“The opponents and the way that they play. Tactical issues. Movements. Attack and defence. Different things that we can do. A few things that I did not realise myself.”
This injection of new ideas has been vital in helping City stay innovative and above the rest of the competition.
New year, new City
However, a series of events happened that played a big part in the season transformation. On Christmas Day, Gabriel Jesus and Kyle Walker tested positive for Covid-19. Days later, City’s trip to an in-form Everton side was postponed at late notice due to the outbreak in the camp.
At a time when squads were being stretched to their limit with constant matches, City’s adverse circumstances gave them a brief period of recuperation and allowed them to regroup.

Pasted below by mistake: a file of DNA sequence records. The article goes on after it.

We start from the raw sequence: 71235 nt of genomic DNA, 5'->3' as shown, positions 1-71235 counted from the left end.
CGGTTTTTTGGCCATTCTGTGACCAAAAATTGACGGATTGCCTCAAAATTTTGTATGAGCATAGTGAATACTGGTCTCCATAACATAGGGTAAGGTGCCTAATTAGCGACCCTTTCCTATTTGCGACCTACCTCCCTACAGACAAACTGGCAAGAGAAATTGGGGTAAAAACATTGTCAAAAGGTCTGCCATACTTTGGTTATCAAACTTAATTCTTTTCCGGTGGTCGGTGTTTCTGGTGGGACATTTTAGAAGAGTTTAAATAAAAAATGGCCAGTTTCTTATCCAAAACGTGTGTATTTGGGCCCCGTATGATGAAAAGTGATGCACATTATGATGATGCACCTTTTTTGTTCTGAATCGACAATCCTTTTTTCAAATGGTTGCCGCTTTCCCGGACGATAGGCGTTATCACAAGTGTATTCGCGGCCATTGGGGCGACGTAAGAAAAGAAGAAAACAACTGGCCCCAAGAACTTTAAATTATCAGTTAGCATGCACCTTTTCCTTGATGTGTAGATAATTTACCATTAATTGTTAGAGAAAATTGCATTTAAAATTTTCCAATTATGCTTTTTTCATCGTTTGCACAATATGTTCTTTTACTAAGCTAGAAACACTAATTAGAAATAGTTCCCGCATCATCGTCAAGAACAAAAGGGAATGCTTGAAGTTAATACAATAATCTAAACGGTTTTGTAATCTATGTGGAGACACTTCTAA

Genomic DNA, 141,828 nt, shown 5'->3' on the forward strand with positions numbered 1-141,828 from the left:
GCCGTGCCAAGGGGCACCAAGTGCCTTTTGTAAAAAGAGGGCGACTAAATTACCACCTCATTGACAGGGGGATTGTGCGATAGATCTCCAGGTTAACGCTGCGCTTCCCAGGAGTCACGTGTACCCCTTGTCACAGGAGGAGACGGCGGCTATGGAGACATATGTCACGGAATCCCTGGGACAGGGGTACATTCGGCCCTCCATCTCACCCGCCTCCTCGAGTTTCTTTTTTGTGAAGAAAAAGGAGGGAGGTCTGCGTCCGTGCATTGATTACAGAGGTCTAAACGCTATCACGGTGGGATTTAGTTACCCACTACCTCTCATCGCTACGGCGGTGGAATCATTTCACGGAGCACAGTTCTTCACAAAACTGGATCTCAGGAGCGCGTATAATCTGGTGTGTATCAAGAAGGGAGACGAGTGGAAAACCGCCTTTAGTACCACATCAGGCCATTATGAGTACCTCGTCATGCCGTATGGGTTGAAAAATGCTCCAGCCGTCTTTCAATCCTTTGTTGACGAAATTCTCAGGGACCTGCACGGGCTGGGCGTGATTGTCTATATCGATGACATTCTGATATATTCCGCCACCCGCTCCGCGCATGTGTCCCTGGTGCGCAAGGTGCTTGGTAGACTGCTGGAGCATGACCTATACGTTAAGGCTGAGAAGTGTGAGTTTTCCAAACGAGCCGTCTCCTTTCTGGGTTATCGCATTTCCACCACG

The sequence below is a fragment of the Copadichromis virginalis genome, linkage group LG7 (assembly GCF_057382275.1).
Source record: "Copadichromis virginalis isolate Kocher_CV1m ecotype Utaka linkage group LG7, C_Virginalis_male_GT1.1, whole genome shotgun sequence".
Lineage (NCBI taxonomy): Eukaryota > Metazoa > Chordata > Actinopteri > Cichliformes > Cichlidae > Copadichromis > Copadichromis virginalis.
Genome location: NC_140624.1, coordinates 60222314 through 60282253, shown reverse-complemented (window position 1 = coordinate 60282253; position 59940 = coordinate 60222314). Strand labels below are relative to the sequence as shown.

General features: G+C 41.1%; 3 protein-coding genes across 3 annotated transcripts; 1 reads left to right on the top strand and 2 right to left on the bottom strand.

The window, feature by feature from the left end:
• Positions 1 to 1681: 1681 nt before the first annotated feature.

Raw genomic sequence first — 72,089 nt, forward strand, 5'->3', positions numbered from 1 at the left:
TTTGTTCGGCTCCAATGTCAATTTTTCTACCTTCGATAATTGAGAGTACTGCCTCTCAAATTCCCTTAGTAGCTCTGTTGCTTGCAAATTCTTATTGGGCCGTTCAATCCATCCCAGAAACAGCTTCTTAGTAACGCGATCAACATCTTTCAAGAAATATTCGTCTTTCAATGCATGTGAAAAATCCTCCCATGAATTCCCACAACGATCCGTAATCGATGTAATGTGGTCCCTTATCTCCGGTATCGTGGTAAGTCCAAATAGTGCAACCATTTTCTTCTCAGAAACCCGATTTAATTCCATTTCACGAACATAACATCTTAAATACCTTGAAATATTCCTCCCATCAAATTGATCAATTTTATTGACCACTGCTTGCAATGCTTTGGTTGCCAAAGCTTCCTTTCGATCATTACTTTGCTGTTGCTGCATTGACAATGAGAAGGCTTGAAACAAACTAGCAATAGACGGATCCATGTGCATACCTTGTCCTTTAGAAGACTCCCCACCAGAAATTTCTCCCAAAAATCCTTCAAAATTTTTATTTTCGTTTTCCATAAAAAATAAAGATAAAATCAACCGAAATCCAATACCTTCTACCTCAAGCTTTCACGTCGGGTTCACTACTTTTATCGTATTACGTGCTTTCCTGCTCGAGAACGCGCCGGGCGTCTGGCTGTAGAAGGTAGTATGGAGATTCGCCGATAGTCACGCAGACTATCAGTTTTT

Over a week passed from their Boxing Day win against Newcastle to their tricky trip to Chelsea; with goalkeeper Ederson, winger Ferran Torres and defender Eric Garcia among the Covid absentees.
City recorded an emphatic 3-1 victory and never looked back in the title race with Fernandinho explaining in a recent piece for The Players Tribune that he held a team talk on New Year’s Day due to the performance levels at the club.
The Brazilian said: “I’m usually not a guy who makes big speeches, but a few months ago I really had no choice,”.
“It was 31st December, New Year’s Eve. We were eighth in the Premier League table. And we had just finished training.
“And Pep wasn’t happy. To understand the whole story though, we need to go back to the beginning of the 2020-21 season.
“Oh man, the start of this season was so messy, for everyone. The way we had to come back after three months of inactivity, then we had practically no pre-season. Nothing like that had ever happened in our careers.